Lack of exercise causes as many as 1 in 10 premature deaths around the world each year.

That’s about the same numbers as smoking.

That’s kinda scary.

57 million deaths worldwide are attributed to heart disease, Type 2 diabetes, breast cancer and colon cancer.

All of these things can be prevented through moderate daily exercise.

Literally 30 minutes of physical activity a day can save your life.

All you have to do is be inactive for only 23.5 hours a day.

Just get moving.

Seriously. Right now.

Get up and just walk to the bathroom and wash your hands or go get some water from the break room or walk up or down the stairs in your home and back to your chair.

We’ll be here when you get back. Promise.

Saturday’s Workout

7 minute AMRAP:

15 Calorie Row
10 Pushups (using plates)
5 Box Jump (30/24)

Active Rest 4 mintues

-Pick Up where you left off

-Score Total Rounds and Reps Completed

…coming up Monday

For Time

Kettlebell Swing (53/35)
Push Press (95/65)

Cash Out:
Max DoubleUnders 3 Minutes

What is your Post Workout Supplement?

Are you taking a Post Workout Shake? You should be….start with Whey!

Whey protein is a pure, natural, high quality protein from cow’s milk.  Our whey protein is derived from a grass fed, free range cows, which are never treated with antibiotics or bovine growth hormones.  It is a rich source of the essential amino acids needed on a daily basis by the body.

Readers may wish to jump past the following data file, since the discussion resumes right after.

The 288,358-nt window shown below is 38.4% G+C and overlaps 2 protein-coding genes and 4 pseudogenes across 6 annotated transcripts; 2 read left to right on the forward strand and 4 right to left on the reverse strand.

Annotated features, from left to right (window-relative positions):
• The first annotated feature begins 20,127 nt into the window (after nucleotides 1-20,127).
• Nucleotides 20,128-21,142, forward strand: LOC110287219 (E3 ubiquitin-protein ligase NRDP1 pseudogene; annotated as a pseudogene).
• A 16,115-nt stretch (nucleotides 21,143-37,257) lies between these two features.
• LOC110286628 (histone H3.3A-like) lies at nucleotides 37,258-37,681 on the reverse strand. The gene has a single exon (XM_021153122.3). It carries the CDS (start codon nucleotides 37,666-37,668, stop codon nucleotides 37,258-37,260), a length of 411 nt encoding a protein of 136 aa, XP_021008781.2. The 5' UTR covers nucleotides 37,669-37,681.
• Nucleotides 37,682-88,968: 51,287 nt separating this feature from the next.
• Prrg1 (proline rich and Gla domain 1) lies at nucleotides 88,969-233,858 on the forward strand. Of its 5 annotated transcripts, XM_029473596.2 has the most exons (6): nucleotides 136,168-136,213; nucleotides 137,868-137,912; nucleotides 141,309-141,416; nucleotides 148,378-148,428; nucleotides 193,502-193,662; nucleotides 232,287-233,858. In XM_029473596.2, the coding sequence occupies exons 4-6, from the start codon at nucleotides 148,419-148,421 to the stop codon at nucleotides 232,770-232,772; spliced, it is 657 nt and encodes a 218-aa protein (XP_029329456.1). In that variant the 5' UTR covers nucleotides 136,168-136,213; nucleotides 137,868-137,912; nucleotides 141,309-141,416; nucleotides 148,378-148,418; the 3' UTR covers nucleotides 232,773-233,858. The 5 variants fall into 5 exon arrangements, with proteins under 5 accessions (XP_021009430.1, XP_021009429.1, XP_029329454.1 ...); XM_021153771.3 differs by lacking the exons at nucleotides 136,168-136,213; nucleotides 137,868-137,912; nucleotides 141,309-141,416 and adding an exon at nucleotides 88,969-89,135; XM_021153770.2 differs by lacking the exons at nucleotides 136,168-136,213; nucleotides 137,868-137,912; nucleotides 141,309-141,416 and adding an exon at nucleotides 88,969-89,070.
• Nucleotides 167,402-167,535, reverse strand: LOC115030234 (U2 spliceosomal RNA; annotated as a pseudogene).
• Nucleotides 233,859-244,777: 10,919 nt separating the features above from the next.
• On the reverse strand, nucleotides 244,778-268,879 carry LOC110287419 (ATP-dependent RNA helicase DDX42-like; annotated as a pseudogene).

Our proteins hydrate well in water and are absorbed very well by your body. All whey proteins differ in lactose content, fats and calcium and Pure Whey has low lactose content (averaging about 1.8%); is low in cholesterol; and high in free calcium.

It is an excellent protein choice for all ages including children and provides a number of benefits in areas including sports nutrition, weight management, immune support, bone health, and general wellness.

If you are concerned about your child’s food choices, Pure Whey, with 89% protein content is an excellent choice to help kids grow up healthy.

Recommended Dose: As a dietary supplement, mix one scoop with 6-8 oz water or milk (skim, whole, raw, almond). Recommended to be taken in the morning, but may be taken anytime. Store in a cool dry place. Do not refrigerate. Container is 30 Servings.

We are currently selling SFH Whey Protein in our store. We are selling it for retail price. Ask a coach for more information

Ring of Fire is so Fun!

Tuesday’s Workout:

Strength: Press 3-3-2-2-1

For Time-
Burpee (jump on bumper plate)
10 Handstand Holds (shoulder touch)
-10minute cap

…coming up Wednesday

8 Minutes-
KB Swing
Double Under
-Active Rest 4 minutes
-Next set will last 7 minutes (your goal will be to get the same or more reps than you got your first round)

Cash out:
Rope Climb 3×1